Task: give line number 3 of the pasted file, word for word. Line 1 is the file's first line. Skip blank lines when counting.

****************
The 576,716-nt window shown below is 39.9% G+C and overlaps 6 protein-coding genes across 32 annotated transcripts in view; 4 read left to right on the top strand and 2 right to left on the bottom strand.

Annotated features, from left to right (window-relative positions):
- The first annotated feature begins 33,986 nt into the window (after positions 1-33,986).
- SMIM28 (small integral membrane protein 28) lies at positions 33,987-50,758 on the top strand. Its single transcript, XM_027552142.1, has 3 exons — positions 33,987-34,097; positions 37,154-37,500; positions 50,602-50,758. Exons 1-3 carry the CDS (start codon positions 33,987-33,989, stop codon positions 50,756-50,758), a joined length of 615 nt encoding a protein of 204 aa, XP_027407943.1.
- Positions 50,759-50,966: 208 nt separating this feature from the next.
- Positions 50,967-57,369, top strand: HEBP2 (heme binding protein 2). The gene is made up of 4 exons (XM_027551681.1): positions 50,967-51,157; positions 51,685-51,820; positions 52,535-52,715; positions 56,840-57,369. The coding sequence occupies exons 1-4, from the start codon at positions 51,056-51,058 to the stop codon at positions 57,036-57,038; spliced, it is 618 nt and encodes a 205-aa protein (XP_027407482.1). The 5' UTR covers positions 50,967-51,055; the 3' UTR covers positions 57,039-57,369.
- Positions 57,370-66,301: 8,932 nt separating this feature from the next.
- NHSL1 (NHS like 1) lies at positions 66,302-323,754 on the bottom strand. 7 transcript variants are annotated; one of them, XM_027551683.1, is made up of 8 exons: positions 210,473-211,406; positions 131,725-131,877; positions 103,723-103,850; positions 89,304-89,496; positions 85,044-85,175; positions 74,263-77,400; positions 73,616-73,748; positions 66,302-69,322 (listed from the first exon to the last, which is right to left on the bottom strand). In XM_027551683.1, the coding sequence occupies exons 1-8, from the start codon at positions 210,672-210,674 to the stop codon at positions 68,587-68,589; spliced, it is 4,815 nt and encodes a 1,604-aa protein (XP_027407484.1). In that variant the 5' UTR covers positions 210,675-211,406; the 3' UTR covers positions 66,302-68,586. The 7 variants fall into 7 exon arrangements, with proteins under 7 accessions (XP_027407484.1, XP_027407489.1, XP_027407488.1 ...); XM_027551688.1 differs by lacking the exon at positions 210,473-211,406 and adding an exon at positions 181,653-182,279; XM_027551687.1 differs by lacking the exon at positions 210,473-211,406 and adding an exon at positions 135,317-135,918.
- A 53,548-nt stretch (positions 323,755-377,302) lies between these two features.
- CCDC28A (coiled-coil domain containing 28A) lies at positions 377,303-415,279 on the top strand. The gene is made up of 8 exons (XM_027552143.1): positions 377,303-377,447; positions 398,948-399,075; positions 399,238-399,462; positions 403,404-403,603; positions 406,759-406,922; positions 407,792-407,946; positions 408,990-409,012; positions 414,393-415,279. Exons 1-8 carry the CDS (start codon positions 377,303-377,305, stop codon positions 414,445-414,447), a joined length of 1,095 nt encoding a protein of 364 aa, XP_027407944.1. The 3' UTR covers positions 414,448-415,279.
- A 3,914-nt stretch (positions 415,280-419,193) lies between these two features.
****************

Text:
- The first annotated feature begins 33,986 nt into the window (after positions 1-33,986).